Like all gas springs, the one contained within the Nivomat gets rapidly stiffer with load, but for the Rover 3500 the tendency is diluted, as it were. By the constant rate of the coil springs giving a rear suspension system with a frequency which remains nearly independent of the weight carried, ranging from 80 cpm with the driver only, to 84 cpm when fully laden. Although the frequency of the front suspension is 66 cpm well within the range appropriate to a more sophisticated luxury car. The Rover's ride doesn't compare with that of the old Citroen DS. But is certainly very good indeed and achieved at far less cost and with far less complexity.

THANKS TO: Anthony Curtis and Shirley Rimmer.


How the Nivomat works.

1. Downward stroke draws oil from annular low-pressure chamber A, through passage B, hollow pump shaft C and inlet valve D into hollow piston rod E.
Oil is also transferred from lower annular chamber through damping orifices to upper part of operating cylinder.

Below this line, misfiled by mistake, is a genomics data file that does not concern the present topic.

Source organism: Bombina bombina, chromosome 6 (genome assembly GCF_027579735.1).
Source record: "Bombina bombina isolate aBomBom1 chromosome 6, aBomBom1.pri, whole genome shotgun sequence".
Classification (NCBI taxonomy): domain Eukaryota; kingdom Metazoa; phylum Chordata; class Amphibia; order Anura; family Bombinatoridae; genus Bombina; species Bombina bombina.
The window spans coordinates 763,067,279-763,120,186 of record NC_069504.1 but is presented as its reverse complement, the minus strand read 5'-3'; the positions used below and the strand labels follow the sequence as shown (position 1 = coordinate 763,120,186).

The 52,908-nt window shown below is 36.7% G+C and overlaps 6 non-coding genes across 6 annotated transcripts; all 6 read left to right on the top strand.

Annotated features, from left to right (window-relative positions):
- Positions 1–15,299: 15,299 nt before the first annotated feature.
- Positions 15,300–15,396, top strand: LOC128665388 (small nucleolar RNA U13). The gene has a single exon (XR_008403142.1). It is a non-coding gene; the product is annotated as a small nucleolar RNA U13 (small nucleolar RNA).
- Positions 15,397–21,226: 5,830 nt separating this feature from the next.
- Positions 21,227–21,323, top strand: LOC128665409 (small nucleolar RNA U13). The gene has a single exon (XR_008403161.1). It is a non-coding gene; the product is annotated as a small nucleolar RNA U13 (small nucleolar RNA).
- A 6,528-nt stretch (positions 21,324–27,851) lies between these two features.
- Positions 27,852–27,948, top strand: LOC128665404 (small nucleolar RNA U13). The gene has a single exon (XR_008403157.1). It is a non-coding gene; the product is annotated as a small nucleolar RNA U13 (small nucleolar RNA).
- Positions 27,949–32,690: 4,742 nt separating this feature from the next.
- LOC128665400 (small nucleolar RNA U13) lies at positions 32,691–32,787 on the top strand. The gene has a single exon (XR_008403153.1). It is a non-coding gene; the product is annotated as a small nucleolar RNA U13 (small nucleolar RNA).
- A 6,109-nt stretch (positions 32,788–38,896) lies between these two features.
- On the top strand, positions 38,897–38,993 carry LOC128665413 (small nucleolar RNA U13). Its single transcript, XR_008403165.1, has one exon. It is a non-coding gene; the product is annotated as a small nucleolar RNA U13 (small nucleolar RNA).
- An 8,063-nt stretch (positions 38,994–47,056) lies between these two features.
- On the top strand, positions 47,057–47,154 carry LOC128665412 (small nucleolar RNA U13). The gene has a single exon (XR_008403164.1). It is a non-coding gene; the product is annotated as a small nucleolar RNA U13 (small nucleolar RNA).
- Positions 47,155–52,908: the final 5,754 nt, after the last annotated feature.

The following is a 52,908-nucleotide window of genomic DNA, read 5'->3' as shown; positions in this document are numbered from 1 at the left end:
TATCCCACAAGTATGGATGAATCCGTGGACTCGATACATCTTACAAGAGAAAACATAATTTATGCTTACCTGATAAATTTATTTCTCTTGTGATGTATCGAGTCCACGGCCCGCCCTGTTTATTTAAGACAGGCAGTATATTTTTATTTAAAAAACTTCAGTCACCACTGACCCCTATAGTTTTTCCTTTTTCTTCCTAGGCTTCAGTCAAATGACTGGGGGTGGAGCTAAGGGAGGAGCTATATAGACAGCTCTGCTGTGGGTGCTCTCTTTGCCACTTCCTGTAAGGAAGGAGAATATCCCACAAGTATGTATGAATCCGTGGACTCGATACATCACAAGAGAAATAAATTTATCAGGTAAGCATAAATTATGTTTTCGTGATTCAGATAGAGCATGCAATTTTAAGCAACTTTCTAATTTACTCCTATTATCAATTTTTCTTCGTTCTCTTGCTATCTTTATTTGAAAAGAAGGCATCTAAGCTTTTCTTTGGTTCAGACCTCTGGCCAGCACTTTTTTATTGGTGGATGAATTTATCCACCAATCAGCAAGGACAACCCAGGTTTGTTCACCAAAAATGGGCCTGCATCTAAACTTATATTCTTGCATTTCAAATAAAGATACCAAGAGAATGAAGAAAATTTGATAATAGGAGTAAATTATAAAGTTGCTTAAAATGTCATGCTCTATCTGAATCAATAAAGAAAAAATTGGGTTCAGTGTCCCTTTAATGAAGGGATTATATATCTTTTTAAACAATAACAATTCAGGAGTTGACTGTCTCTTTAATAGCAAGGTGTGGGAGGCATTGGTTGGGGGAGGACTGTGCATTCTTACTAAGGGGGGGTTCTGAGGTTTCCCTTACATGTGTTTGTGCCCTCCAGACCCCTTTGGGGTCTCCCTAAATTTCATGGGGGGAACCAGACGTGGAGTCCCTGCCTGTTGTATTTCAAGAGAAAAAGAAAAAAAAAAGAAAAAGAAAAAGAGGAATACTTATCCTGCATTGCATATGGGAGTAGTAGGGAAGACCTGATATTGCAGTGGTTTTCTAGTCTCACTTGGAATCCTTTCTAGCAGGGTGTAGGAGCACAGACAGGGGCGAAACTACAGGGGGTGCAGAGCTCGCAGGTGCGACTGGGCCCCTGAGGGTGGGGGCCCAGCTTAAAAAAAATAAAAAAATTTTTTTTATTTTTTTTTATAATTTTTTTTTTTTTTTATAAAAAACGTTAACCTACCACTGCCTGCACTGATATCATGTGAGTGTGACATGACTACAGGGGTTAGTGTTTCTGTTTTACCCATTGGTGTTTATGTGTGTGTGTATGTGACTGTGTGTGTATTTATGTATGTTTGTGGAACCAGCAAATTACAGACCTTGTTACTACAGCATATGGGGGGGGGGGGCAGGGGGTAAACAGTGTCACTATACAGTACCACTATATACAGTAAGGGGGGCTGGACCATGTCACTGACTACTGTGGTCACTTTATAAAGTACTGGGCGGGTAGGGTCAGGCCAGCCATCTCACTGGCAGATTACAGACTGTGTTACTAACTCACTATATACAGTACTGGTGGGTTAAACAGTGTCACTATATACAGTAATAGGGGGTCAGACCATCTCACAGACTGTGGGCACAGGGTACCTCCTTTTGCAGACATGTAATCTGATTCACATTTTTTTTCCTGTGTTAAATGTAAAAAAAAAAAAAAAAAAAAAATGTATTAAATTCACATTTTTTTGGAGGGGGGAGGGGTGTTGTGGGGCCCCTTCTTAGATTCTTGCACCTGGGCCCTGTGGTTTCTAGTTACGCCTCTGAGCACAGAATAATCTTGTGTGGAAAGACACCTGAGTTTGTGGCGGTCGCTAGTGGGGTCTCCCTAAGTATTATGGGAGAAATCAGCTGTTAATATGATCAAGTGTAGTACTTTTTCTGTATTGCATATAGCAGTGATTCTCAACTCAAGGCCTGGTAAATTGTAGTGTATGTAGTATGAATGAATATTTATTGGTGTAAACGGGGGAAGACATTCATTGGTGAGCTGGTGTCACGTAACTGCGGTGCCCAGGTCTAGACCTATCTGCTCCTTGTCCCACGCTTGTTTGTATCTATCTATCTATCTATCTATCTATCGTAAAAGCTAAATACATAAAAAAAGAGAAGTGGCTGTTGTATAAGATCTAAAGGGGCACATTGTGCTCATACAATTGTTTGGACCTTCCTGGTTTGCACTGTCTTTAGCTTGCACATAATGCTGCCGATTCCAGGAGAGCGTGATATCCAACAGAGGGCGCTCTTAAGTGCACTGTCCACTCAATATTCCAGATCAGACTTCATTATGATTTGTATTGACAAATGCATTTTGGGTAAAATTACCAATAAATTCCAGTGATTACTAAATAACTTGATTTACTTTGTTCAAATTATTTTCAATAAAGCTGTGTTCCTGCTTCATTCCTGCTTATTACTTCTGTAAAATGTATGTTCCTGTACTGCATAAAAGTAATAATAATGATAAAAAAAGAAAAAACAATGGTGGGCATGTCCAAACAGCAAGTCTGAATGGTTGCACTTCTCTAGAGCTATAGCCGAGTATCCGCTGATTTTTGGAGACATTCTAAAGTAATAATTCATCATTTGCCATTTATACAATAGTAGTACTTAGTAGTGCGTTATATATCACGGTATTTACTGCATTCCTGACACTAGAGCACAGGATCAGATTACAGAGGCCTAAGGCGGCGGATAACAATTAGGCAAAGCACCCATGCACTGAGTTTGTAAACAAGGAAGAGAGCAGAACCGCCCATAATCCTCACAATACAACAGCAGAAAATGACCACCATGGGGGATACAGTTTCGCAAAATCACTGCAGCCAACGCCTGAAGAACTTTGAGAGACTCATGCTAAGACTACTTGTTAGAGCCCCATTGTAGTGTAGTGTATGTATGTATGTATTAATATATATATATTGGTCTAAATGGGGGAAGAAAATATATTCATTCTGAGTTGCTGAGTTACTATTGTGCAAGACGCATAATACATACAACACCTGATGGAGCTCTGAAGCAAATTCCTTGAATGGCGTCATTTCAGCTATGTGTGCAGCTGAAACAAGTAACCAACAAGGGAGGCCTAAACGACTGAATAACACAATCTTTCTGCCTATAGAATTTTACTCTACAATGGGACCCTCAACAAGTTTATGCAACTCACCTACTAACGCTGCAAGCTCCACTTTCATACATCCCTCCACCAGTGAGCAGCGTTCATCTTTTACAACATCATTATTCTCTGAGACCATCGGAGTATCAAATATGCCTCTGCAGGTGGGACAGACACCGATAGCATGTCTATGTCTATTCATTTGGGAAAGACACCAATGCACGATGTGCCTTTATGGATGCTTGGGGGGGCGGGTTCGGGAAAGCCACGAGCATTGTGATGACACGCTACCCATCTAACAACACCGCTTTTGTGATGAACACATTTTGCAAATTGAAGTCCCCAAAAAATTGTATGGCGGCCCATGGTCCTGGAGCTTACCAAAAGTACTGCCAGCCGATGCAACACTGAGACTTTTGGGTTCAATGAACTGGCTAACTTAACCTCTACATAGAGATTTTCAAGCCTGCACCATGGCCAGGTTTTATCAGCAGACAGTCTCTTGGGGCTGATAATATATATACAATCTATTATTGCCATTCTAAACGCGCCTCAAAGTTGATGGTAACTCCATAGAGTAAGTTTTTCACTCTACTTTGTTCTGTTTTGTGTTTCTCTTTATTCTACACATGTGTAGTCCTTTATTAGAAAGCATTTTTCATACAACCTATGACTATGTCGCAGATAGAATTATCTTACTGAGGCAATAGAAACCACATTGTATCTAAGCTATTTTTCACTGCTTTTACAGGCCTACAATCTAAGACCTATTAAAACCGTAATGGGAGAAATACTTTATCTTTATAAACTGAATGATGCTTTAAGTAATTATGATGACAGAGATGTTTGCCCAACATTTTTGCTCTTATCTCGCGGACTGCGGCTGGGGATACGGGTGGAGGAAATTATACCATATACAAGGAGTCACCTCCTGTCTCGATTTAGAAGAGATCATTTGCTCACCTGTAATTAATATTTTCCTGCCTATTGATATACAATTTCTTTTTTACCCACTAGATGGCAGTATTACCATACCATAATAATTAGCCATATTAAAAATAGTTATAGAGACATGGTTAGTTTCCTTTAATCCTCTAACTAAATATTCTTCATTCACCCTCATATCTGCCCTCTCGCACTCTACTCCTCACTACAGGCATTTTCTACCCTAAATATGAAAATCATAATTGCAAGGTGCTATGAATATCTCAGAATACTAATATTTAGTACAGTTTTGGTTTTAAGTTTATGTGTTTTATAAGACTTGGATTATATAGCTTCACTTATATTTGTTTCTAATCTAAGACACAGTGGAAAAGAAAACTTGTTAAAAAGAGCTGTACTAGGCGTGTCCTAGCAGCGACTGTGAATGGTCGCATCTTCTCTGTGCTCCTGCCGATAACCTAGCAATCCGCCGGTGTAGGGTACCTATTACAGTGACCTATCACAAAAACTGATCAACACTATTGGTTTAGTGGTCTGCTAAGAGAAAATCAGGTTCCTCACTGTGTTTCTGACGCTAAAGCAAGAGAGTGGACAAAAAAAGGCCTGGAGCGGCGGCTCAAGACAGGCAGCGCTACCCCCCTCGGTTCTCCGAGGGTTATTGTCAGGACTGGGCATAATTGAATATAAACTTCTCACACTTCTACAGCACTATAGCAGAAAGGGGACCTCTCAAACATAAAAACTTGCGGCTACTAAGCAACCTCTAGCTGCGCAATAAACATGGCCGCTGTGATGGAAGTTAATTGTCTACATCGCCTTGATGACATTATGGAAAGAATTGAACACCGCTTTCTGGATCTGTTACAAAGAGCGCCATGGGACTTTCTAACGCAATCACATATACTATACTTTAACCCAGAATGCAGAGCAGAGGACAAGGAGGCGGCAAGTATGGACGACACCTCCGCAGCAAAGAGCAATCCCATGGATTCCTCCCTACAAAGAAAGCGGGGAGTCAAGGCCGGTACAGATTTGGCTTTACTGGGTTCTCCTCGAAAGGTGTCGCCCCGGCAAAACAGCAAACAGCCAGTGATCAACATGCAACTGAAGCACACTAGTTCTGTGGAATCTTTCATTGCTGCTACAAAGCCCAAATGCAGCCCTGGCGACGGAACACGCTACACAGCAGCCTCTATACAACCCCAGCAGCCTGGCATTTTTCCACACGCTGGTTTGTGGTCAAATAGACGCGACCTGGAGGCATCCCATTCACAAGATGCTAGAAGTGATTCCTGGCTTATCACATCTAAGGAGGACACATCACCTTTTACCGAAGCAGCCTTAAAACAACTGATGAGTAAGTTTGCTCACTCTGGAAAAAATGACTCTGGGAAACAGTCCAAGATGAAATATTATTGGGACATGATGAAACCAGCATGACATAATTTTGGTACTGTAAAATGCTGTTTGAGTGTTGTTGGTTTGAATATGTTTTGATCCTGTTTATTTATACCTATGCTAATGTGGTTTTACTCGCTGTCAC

2. On upward stroke inlet valve closes and oil is forced between the piston rod and pump shaft, through a pressure relief valve into the operating cylinder F,
passing through the damping orifices G and the ports H,
Into the lower annular chamber I, compressing the gas spring J. 3.

When the car reaches Its preset level the high pressure oil escapes through the control port K,
though on rough surfaces the rate of delivery exceeds the leakage rate and the car rides a little Range Rover.

It is higher as shown. The gas spring is differential housing annular in form, but is shown compressed one side, expanded the other


The Monroe Replacement set.
© rwp nov 2004.